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September - Bird-Friendly Outdoor Spaces

Wildlife is welcoming in any garden. Nature’s visitors add a dimension of sounds and colours which is as important to the final effect as the plants you grow. Whilst relaxing in a comfy chair on the patio, it’s lovely to watch the birds that visit. So, as summer draws to a close, it’s time to give your wild birds a little care and attention in order to keep relishing in the beauty they bring.


Attracting Aves


Bird baths are a hive of activity during the really hot weather and the seed heads of wild flowering area parts of the plot will house an abundance of insects for the birds to lap up. These spaces are a birdwatcher’s dream, with many species of garden birds also nesting nearby. Swallows, with their swooping flight and forked tails, breed in their messy mud-nest, safely out of harm’s way in the high rafters of an outbuilding. You can often spot them in early summer darting in and out to feed noisy chicks; these have now grown and safely fledged. Other birds to keep an eye out for are robins; known as the gardener’s friend because they quietly wait nearby when you’re weeding or digging – just in case a tasty worm or grub is unearthed. Else, finches can be found pecking up high on spiky teasel seed heads, their tiny weight hardly bending the stout stems as they make the most of nature’s larder.


If you’re smart about positioning food in a site that’s easily observed, you can watch as they enjoy the supply. Try popping some new hanging seed feeders outside the kitchen window and enjoy watching the lively antics of those little feathered visitors, it definitely brightens having a sink full of dishes!


Ways to watch


Just sitting quietly in the garden and spotting the types of birds that come to visit will stir your senses with masses of sights and sounds. Wildlife provides visual interest of its own and supports the growth of your plants, which provide interest too. Once you’ve got a space that invites this beneficial wildlife in, your job is to sit back and admire it—so having an area to do so is key. It should be both practical and decorative; reflecting the planting themes and styles seen throughout the garden. When the birds come out to eat, so can you. Share a meal outside in the garden with a loved one. Hartman’s Bistro sets are small and inconspicuous for positioning in compact settings. As the evening draws in and the birds are bustling about, you’ll drink in plenty of sights to satisfy.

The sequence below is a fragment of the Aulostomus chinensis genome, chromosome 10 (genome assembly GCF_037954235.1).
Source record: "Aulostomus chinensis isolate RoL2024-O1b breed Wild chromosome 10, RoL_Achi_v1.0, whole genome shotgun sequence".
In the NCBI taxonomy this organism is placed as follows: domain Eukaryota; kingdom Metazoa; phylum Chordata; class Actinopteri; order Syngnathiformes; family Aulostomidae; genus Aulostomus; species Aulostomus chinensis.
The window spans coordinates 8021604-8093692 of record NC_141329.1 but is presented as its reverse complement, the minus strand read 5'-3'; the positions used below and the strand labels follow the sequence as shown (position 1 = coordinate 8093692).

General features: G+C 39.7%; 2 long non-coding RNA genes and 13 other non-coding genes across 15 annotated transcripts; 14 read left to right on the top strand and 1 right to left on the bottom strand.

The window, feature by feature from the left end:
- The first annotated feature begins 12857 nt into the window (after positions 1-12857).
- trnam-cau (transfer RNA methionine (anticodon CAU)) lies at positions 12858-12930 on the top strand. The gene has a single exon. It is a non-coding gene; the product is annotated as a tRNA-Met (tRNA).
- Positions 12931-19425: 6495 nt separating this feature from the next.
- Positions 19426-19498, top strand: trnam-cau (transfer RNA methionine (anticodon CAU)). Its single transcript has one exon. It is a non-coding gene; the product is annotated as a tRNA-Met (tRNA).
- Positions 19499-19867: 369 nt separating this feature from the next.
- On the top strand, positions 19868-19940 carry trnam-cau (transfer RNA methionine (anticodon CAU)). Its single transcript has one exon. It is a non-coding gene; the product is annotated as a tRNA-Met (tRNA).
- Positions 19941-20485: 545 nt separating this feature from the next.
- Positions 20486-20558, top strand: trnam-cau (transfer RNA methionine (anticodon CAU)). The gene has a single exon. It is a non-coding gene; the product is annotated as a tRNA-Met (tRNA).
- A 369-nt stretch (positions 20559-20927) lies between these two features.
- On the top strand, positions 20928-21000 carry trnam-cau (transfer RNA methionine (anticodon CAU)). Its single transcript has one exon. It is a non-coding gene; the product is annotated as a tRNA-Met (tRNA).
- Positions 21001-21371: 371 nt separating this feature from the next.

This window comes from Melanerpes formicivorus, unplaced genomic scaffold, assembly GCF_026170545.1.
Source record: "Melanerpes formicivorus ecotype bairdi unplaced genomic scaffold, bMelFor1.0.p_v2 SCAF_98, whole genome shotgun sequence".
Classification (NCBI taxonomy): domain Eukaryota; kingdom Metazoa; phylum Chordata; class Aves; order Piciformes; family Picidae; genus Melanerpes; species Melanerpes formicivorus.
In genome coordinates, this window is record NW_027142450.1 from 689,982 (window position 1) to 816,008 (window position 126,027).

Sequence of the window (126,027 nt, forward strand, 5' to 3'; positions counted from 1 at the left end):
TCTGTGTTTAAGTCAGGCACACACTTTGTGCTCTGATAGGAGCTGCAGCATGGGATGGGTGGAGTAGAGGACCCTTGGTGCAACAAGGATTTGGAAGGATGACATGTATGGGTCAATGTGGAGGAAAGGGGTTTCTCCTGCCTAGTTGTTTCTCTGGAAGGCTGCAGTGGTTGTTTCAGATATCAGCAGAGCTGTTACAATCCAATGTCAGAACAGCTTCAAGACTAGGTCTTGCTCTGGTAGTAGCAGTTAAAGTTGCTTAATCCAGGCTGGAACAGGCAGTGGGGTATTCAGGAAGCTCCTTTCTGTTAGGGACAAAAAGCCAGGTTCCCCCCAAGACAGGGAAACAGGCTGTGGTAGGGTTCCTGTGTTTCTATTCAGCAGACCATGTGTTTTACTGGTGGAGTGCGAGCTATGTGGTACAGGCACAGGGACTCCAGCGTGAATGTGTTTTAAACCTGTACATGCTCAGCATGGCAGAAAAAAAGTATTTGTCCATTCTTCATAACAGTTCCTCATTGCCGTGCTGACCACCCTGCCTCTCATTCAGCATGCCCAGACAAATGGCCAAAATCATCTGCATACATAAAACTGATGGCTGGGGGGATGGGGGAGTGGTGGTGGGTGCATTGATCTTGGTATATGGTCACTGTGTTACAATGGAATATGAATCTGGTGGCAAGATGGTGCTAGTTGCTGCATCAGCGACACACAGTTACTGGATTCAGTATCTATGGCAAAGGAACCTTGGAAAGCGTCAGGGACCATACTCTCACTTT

Alternatively, if dining isn’t on the radar, a recliner provides ultimate comfort. If you’ve got the space, opt for a plush and luxurious lounger from the Heritage range—these are also great for star gazing. Established seating can be added to as well, to make it more comfortable for wildlife watching. Just position the Heritage stool around your garden table to provide extra seating or use it as a comfortable foot stool. This fantastic stool even doubles up at an icebox, or as storage to house your bird binoculars, so it really maximises the space you’ve got.


Care in the cold


To help birds build up for winter, homemade fat balls are great. Just mix a packet of lard with twice as much wild bird seed and mould into rounded shapes with your hands. Then push a string through the middle of each and hang them from the bird table or sturdy branches on a tree, and you’ll see all sorts of hungry diners fly in for a snack.


There are plenty of plants you can grow for colour, structure and winter interest, which also provide a really good food source and so will attract wild birds. Cotoneaster, pyracantha,  berberis and holly all produce an abundance of berries that birds love, as well as year-round foliage to add colour. The prickliest varieties make a great nesting site, keeping them safe from predators, as well as adding a home security feature when grown under a street-facing window—this planting location also provides you with a great view of birds feeding on the berries!


Knowing the types of birds that regularly visit your garden will help with buying or building the right sort of birdboxes, ready for the spring. These can be put up well ahead of when they’re needed, so that wildlife accepts them as part of the garden and can be made from recycled materials as a fun project to do with the kids or bought readymade from your local garden centre. Site them carefully, so that the pop-hole is sheltered from wind and rain, and make sure they’re up high enough to protect the birds from cats and other predators.


For more ideas on making your garden a haven for wild birds, visit daviddomoney.com for all you need to make your garden wildlife-friendly.